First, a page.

The most famous wood preservation method was that of John Howard Kyan who patented a process using 'corrosive sublimate'. The term ‘kyanising’ was widely used but it was its methods, rather than the use of sublimate, which were copied by others. Sublimate is a particularly unpleasant and dangerous substance ‑ 'it has a sharp metallic taste and extremely poisonous ... it is used in medicine, especially in cases of syphilis and in surgery as an antiseptic in the form of a dilute solution'. Its connection with syphilis had given it a particularly bad reputation.
Kyan said in 1835 that he had taken 40 years to devise his patent -suggesting he must have begun in the 1790s. His antecedents are not clear ‑he may have been the J.H.Kyan who wrote to Boulton and Watt around 1800 as an Irish mill owner. He had a works in Pimlico where he lived at 'Gillingham Cottage' but later to moved to 'Nailsea Cottage', Twickenham.
He said that he had devised his process through work at the Old Street Vinegar Works. This works, on what is now the north east corner of the Old Street roundabout, was owned in the 1830s by members of the Champion family. Other Champion family members were involved in Walker and Ward's Islington White Lead Works in which Fishwick was also a partner. Enderby - who also had connections with Kyan, had brought Fishwick’s white lead process to London.
Kyan clearly had a reputation throughout the chemical community ‑the first name given to aniline on its discovery by the chemist, Runge, in 1834, was 'kyanol' ‑a clear compliment to Howard Kyan. Kyan took out a number of patents, all in the 1830s. Most were concerned with the preservation of a number of substances from decay but others covered the preparation of salts from gas industry by products and 'steam engines'.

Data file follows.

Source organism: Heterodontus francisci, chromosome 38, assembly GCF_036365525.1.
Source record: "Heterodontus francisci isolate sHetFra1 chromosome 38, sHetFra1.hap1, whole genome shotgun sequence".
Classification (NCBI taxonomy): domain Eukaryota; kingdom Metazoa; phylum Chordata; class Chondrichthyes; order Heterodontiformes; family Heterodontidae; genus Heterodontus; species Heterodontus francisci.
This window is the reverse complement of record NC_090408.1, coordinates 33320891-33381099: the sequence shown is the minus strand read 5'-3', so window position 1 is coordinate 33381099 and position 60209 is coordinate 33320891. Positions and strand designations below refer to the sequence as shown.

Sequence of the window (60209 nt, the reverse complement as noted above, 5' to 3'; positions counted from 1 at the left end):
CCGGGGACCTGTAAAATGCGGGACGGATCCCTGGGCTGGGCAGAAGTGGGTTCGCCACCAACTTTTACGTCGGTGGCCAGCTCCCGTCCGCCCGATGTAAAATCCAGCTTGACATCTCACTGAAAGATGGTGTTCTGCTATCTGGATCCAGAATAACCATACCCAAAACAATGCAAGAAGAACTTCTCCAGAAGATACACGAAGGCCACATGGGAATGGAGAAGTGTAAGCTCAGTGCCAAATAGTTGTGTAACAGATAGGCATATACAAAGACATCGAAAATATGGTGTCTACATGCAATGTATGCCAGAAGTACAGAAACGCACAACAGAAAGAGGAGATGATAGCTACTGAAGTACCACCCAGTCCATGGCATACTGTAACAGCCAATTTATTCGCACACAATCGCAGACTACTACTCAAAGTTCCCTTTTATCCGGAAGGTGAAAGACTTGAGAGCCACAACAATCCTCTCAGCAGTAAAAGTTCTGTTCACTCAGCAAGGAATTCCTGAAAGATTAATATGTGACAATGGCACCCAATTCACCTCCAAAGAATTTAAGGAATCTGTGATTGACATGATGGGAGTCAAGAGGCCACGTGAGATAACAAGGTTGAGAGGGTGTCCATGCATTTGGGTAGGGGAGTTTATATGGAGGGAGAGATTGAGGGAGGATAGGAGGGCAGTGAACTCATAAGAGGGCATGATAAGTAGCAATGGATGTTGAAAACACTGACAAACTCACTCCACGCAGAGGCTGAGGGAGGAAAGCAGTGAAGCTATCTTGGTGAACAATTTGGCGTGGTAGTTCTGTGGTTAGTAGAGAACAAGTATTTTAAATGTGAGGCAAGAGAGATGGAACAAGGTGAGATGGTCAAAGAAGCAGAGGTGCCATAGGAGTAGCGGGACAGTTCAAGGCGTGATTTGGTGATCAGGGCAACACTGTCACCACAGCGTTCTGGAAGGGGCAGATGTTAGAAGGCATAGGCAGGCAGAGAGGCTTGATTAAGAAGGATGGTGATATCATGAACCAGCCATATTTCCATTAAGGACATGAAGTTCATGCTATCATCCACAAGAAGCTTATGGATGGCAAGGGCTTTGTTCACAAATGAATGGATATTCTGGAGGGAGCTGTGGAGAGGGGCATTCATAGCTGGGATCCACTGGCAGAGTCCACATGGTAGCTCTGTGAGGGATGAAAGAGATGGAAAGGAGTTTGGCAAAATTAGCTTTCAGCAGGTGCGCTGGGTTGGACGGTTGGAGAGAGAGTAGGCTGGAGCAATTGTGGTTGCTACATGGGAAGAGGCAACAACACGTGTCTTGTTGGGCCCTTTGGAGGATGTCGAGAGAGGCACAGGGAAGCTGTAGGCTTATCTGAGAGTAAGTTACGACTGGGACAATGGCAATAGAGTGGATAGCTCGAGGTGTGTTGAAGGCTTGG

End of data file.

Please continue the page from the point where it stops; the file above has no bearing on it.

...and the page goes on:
In 1835 the Admiralty instigated an Enquiry into his process, having undertaken tests 'at Woolwich in the Foundry Pit and in pits at Margate Pier'. The process was tried in a number of other places. It was used in the building of a ship called the 'Samuel Enderby'. It was the second Samuel who probably built the first Enderby House and a print of the ship, built in 1834, hangs in the present building. A model of the ship is in the National Maritime Museum in Greenwich and her work in the South Seas whaling trade made her a particularly important testing ground for this new process.
Another place in which sublimate was tested was in the timber 'laid down in Mr. Pearson's father's house in Greenwich'. This was 'Ravensbourne House' the old mansion, rebuilt around 1800, belonging to the owners of the Greenwich copperas works. In the 1830s Charles Pearson, the copperas works owner, both bought tar and ammonia from the gas industry, and also acted as auditor to the Phoenix Gas Company.
Considering both Enderby and Pearson's interest in, and liaisons with, the early gas industry both of these testing places must be particularly significant. The new railway companies took up Kyan's system. Perhaps the most famous relationship in this context is Kyan's work with I.K. Brunel on the Great Western Railway. A timber preservation works was set up on the Grand Junction Canal at Bulls Bridge depot where the wood to be preserved was immersed in tanks full of sublimate.
A similar 'kyanising' plant in Battersea caught fire with disastrous results in 1847 but, in this case, the tanks were said to be full of tar. Thus 'kyanising' eventually came to be used to describe a process that used tar distillates - in particular creosote - for wood preservation and the dangerous sublimate ceased to be used.